SF: It’s all a blur at this point. I started out with 1974 beater 911. It was sepia brown with a brown interior. An awful color combination. Frankly, it was a death trap. When Seinfeld saw it in our parking lot, he was so excited that there was a Porsche guy on the writing staff, but he told me that particular Porsche has to go. Since he was my boss, he made me donate the car to the Make-A-Wish Foundation the next day and got to work hunting down better examples. This is very easy to do when you’re near Jerry. So many cars pass under his nose on any given week, that all you need to do is stay next to him with a checkbook. Suddenly, I needed more garage space so I’m hooked up with a hangar at Santa Monica Airport and well, there goes my savings plan.
TG: That’s when you know you have a problem.
SF: Right; because when you look into that hanger, you see empty spots that must be filled with cars. I don’t care who you are, a collector’s collection size is dictated by the size of his storage space. If we could convince homebuilders in America to add four car garages to every new home, car sales would double in this country.
TG: Do you drive any of the cars that have skyrocketed in value differently?
SF: No. Nope. I drive everything the same. There are cars that I don’t give to valets. Like this Volkswagen police car sitting right here. It’s not a very valuable car, but it’s so cool and I don’t feel like spending a month of my life trying to track down ’70s German police car parts. I just want to drive the damn thing.
TG: What do you spend the most time in?
SF: Of late, it’s been that Ferrari, that ’72 GTC4, and the 991 GT3. Those are two cars I never want to bring back to the hanger.
TG: What’s the story with the 911 L?
SF: I was looking for a ’60s 911. That’s all I knew, the 911. So I called my friend Sam Cabiglio and asked if he knew of anything unique or rare on the market. He told me about this lightweight factory race car from 1968. It was raced by a fellow named Fred Baker in the ’68–’69 Trans Am series, once co-driven by Dickie Smothers of the Smothers Brothers.
So it had a comedy provenance like me. He goes, “But, it was offered to me two years ago. You want me to call the guy and see if it’s still for sale?” The market was red hot so I doubted it, but what the hell. Let’s check I said. So we call this guy and he says, “Why yes, I never really brought the car market, but we’re about to. Would you like to come see it at TRE Motorsports in the valley?” The next day we went down there. We saw this car and bought it on the spot. It was exactly what I was looking for, even though I had no idea what I was looking for. It was also the very same car on one of my favorite Porsche factory posters.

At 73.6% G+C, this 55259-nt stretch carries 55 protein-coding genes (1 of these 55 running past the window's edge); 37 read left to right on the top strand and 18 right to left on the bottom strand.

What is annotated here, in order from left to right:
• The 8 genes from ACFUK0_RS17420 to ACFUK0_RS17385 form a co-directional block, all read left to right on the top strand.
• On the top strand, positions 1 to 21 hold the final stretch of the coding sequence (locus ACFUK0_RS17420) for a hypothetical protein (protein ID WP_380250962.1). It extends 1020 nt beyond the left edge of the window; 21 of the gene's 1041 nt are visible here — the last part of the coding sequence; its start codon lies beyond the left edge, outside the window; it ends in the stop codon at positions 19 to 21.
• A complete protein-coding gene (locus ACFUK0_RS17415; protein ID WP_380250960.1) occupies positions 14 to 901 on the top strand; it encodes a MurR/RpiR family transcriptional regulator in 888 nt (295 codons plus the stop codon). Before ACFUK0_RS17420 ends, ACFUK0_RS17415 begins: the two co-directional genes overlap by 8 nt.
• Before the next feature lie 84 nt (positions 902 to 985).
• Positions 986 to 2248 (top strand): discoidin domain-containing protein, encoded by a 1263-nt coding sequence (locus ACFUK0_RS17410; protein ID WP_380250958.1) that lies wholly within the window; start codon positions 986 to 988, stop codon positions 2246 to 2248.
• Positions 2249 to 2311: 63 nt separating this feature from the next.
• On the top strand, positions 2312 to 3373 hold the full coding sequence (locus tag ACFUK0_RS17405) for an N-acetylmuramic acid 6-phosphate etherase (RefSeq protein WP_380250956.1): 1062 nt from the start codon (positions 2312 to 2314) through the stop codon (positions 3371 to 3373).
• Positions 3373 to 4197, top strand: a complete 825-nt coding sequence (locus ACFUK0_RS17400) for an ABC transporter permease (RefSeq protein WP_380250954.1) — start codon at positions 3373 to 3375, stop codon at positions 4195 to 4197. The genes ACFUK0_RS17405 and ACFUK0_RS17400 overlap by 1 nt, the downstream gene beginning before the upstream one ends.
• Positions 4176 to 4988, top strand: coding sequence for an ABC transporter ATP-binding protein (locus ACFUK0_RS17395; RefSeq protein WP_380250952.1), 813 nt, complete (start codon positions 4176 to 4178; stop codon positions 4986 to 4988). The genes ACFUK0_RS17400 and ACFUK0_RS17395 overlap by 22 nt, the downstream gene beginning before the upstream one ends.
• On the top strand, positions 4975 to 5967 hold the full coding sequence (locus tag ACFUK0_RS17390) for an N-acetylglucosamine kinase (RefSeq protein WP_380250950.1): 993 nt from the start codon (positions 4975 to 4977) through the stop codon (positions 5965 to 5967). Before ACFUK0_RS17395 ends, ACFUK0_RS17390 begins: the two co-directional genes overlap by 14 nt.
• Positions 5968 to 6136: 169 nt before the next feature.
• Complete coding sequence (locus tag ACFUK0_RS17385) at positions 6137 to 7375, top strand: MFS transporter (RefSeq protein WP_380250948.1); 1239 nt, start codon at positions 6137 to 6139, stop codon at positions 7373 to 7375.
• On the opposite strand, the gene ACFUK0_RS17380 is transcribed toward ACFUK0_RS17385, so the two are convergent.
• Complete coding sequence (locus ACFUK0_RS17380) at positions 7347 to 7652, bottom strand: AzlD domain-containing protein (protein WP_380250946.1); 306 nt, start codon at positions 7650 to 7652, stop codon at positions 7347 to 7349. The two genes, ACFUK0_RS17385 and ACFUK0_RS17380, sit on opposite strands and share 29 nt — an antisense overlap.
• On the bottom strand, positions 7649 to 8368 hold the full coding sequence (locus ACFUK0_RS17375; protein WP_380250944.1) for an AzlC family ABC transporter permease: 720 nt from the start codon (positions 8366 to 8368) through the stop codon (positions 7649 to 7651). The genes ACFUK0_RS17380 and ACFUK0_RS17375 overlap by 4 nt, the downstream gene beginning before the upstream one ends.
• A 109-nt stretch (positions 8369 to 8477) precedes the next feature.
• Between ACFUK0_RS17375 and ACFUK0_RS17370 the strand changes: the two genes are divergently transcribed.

TG: Quite the coincidence.
SF: It’s a stripped-out factory race car from the late 60s. One of five they say.
TG: It must be just a scream to drive.
SF: It’s loud as hell. It’s a race car with a license plate and I can’t believe the state of California lets me drive it on their roads. God bless the state of California, because this shit did not happen in Massachusetts. If I dropped my kids off for school in a race car in Massachusetts, they’d have me in the village stocks by noon.
TG: So talk to me about how that got started with your current show.
SF: The show is call Car Matchmaker. It’s on Esquire network. Obviously, there are car guys reading this. They read Petrolicious, and they’re the people in their neighborhood or in their family who people get asked for car help.
SF: Right? I do the same thing. To a lot of friends, famous friends, my wife, my agent and my neighbors, I’m the guy they turn to for advice. I’ve had a lot of luck getting them to pull the trigger. A producer who I had recently helped asked me if I’d be ever interested in doing a show where I help people find cars. I thought, “I can finally monetize this stuff!” We walked into Esquire, now we’re cruising into our third season. I love every minute of it. It’s one of those dream jobs that doesn’t come along often in life.
TG: How do you look at the success of Comedians in Cars Getting Coffee? What does that mean for our community?
SF: I mean, the fact that Seinfeld got the President of the United States to drive a Corvette. That moment elevated this car thing of ours. That the Commander-in-Chief is doing an episode of Comedians in Cars Getting Coffee and talking Corvettes… It speaks to just how big this thing is. I remember a day, maybe 20 years ago, when we were almost apologetic that we were car guys. It was embarrassing.
TG: Of course.
SF: It was like, “I know it’s stupid, but yeah, I’m a car guy. I like cars. Sorry. I’ll be hiding in the garage.” Now, the internet has connected all of us, and we see we’re a worldwide phenomenon. Growing faster than the Muslim religion! For me it’s about community and it’s about driving. It’s about a shared love for these vehicles whether it’s something you bought for a few hundred dollars or a hundred mill. That’s it. I’m changing my name to Spike-a-licious, and you’re not talking me out of it!